My sister is just a few months away from graduating college. As the end of the school year approaches, she's been asking me what she needs to do to prepare for job hunting. Here are a few tips I've given her.
Get out there, participate, and share your work. St. Cloud, MN has an amazing organization called AAF (American Advertising Federation.) They have many events every year with speakers, poster competitions, agency crawls, student design challenges, and the American Advertising Awards. You can even take part in the quarterly downtown art crawl. Just get off your ass and mingle. Make yourself a familiar face and start networking. The people you meet can help you find a job.
Get "real" design work in your portfolio
Show the work you've done outside of your class projects. It shows me you don't view Graphic Design as a college course, you see it as your career. It also shows me you can work with a client. Clients are not always sunshine and rainbows. I can count on ONE HAND how many projects were approved without revisions in over three years of work.
Build Your Personal Brand
Make your online presence a STRONG one:
Create a website for your portfolio
Add your projects to Behance
Create a LinkedIn profile
Write a blog
Share any awards
Create a logo for yourself
We're designers. We're different. Be different.
Show your passions:
Arts & Crafts
I did a portfolio review last year. This girl pulled up a few examples of calligraphy she'd created and photographed. I could see her get enthusiastic while she presented that page to me. I want to see what you're passionate about.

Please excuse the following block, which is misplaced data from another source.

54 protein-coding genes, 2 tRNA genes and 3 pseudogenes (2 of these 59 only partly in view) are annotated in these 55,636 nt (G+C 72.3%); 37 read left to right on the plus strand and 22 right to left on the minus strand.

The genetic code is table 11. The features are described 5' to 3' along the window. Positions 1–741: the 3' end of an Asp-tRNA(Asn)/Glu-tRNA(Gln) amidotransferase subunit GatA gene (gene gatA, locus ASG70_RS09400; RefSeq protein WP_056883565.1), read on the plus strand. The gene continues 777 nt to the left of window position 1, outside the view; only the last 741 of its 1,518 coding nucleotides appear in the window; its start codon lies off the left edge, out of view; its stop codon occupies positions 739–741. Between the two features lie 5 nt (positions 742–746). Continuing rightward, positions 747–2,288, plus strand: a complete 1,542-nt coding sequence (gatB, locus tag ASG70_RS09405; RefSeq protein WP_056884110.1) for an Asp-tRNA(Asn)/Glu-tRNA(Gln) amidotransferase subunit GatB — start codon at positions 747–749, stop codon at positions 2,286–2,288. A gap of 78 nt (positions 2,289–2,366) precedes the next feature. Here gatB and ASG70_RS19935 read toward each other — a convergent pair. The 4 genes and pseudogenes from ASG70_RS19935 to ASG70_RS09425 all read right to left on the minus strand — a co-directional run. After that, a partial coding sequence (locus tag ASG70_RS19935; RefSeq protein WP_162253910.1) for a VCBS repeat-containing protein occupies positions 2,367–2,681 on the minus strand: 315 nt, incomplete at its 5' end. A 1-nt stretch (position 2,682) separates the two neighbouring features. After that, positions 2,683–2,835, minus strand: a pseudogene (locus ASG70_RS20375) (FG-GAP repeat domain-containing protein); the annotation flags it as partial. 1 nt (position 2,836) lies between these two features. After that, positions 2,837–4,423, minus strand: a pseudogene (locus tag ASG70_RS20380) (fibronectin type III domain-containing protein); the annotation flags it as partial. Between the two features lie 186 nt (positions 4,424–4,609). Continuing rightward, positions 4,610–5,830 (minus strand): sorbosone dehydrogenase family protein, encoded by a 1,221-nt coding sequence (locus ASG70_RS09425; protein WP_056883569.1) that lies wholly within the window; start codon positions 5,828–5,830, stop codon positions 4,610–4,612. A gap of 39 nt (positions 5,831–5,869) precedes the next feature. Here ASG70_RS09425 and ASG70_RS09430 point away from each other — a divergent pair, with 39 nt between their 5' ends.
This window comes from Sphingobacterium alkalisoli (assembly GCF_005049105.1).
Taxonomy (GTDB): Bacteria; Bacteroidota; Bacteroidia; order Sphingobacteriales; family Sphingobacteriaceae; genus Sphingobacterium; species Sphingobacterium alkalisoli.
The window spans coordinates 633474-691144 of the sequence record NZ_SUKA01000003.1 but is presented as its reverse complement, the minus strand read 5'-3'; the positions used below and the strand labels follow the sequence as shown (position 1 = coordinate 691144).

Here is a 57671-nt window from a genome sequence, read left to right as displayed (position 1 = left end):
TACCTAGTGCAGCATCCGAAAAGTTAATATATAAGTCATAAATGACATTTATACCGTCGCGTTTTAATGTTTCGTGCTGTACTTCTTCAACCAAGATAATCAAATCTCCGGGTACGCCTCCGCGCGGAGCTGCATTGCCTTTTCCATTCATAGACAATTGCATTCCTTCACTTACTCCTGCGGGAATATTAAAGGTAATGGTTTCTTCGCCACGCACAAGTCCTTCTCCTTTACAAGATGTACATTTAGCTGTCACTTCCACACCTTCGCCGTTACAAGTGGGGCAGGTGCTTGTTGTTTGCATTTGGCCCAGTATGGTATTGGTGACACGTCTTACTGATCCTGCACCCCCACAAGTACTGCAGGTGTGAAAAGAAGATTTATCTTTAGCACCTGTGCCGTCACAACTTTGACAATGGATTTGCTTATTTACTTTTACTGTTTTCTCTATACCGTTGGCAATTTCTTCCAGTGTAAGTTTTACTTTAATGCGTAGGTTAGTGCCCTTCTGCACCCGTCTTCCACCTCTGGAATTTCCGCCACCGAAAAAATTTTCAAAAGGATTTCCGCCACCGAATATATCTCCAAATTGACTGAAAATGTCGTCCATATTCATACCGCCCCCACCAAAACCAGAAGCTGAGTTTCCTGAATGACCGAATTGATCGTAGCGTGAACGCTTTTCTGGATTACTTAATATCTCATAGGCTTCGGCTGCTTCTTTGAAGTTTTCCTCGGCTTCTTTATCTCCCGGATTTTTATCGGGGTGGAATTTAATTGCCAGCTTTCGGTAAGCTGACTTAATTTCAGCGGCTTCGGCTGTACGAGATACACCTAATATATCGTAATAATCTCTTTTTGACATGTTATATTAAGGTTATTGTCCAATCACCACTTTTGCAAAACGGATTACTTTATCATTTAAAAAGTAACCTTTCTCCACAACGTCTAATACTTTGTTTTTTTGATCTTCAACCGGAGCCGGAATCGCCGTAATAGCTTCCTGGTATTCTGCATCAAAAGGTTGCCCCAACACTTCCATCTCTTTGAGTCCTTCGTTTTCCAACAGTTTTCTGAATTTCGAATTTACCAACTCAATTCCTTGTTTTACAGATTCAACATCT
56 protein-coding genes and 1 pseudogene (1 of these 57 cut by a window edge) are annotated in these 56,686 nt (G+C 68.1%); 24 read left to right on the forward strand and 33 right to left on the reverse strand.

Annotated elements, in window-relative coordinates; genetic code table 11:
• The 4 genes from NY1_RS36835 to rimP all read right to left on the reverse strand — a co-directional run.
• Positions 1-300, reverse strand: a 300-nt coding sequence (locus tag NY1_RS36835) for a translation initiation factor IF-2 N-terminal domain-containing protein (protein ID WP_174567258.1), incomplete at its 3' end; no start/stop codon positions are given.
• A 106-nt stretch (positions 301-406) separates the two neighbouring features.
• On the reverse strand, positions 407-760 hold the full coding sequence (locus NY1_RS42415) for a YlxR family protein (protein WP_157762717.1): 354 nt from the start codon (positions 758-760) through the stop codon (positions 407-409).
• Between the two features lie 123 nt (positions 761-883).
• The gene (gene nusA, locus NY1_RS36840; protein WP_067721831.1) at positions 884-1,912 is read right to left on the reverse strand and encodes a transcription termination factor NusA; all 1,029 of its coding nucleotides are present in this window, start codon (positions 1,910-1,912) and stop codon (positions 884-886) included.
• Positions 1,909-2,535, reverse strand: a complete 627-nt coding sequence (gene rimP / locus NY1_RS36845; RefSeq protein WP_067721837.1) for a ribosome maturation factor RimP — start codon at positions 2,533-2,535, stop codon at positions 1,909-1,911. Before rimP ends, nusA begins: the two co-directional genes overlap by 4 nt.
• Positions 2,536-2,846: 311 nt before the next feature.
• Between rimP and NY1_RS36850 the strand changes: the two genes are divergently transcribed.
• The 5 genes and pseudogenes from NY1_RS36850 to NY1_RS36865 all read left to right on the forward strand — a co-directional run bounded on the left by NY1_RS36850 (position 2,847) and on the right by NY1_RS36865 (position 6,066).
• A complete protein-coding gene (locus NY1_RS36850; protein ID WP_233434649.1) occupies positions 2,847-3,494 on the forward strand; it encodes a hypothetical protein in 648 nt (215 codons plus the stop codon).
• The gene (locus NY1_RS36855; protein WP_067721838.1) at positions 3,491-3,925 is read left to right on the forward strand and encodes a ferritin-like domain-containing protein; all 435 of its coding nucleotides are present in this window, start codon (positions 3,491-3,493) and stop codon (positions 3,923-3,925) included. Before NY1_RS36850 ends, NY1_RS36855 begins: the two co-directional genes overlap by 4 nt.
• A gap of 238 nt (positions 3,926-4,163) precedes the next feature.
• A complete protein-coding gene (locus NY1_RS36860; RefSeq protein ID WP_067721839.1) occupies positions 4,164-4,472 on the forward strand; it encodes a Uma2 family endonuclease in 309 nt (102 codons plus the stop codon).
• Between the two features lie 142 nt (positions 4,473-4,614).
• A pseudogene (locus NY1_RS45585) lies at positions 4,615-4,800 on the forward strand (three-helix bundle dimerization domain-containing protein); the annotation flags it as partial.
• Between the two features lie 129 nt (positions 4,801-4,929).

I've never used calligraphy in my career, but this showed me her talent and that she had an eye for photography. And we had a great conversation about why she chose to do Graphic Design.
Show them you want it
The interview is just a PART of landing a job.
Do your damn research. If you were going to interview for a job at an inbound marketing agency, then you'd better go learn WTF inbound marketing is. If you know the name of the person who's performing your interview, go stalk them and learn as much as you can about them. Read recommendations they have on their LinkedIn profile.
Make yourself stand out!
Send a thank you
Send a gift
Ask to get a coffee with your interviewer afterwards
Ask to meet with someone who isn't a designer to learn about what they do
Ask for a tour of the office
Bring a few questions to ask your interviewer: How did you start working here? Why do you love your job? What is the best advice you could give me? What is the culture like? What is your favorite part about your job? - This lets your interviewer talk about their story, and give you insight about what is important to them.
The competition is tough. It isn't easy, but I promise it's worth it. Hope this list helps. Here are a few blogs our designers have written on this topic as well: